Global business elite ready to pour cash into UK, defying recession warnings
The world’s business elite are set to pump billions of pounds into the UK economy, defying experts forecasting the country is on course for its toughest recession in a century, a new report out today reveals.
The proportion of more than 4,400 global chief executives in 105 countries surveyed by consultancy PwC identifying the UK as one of their top investment locations has doubled over the last three years.
Now, nearly one in four business leaders want to grow their companies in Britain more than anywhere else, up from just nine per cent in 2020.
Just China and the US beat the UK in the global growth priority table. Germany is level with the UK.
The research underscores the UK remains an attractive place to do business despite experts warning it is headed for the deepest and longest recession among rich nations.
A sudden investment boom could actually mean the country avoids a recession or emerges from any slump pretty quickly.
“CEOs don’t expand and invest on a whim – they’re choosing the UK as that’s where they expect to see returns,” Kevin Ellis, chairman and senior partner at PwC UK, said.
Others pointed out the survey shows the UK is beating away headwinds caused by the pandemic and ongoing Brexit trade disruption, with London leading the charge.
“Despite the huge challenges of Brexit and the pandemic, it’s great to see that the UK is succeeding and London is retaining its status as a global city,” Claire Harding, research director at the Centre for London, told City A.M.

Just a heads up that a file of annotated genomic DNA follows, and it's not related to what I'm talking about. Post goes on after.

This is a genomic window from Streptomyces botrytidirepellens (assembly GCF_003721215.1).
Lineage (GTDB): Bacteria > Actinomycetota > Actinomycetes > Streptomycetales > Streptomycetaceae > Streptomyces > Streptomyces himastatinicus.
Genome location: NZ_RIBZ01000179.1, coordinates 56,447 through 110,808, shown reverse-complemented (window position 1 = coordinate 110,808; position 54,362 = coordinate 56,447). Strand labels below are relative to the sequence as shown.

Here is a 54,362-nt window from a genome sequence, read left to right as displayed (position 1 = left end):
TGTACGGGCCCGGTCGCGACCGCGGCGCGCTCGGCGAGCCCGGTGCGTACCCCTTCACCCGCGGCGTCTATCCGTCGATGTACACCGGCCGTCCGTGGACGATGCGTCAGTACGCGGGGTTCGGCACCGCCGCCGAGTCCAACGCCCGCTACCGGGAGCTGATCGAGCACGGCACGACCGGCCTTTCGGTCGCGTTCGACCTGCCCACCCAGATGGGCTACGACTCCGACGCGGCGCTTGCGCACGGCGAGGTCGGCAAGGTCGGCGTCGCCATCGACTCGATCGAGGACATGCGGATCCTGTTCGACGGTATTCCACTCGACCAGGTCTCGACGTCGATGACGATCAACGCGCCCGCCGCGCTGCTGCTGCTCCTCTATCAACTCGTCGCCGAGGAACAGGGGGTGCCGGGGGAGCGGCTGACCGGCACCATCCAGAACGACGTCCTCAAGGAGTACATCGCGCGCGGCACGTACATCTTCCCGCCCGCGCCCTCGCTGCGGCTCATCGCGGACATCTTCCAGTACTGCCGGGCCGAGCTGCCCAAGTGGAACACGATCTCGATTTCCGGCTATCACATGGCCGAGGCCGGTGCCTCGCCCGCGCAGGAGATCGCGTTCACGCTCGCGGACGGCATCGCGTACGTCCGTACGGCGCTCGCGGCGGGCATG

“UK business leaders investment plans were stronger in December than they have been at any time in the last six months, and it is good to see that this is reinforced by growing confidence in the UK at a global level,” Kitty Ussher, chief economist at the Institute of Directors, told City A.M.
Recent data has indicated the underlying strength of the economy may be better than feared, strengthening the UK’s investment case. A weak pound has also made injecting money in the country cheaper.
Figures out from the Office for National Statistics last week revealed output shockingly grew 0.1 per cent in November, beating a consensus forecast of a 0.2 per cent contraction.
PwC’s survey also found over one in five UK business chiefs think their company could collapse in the coming years due to rapid technological pushing them out of the market.
Over a quarter reckon climate change will knock their bottom line in the next year, the survey said.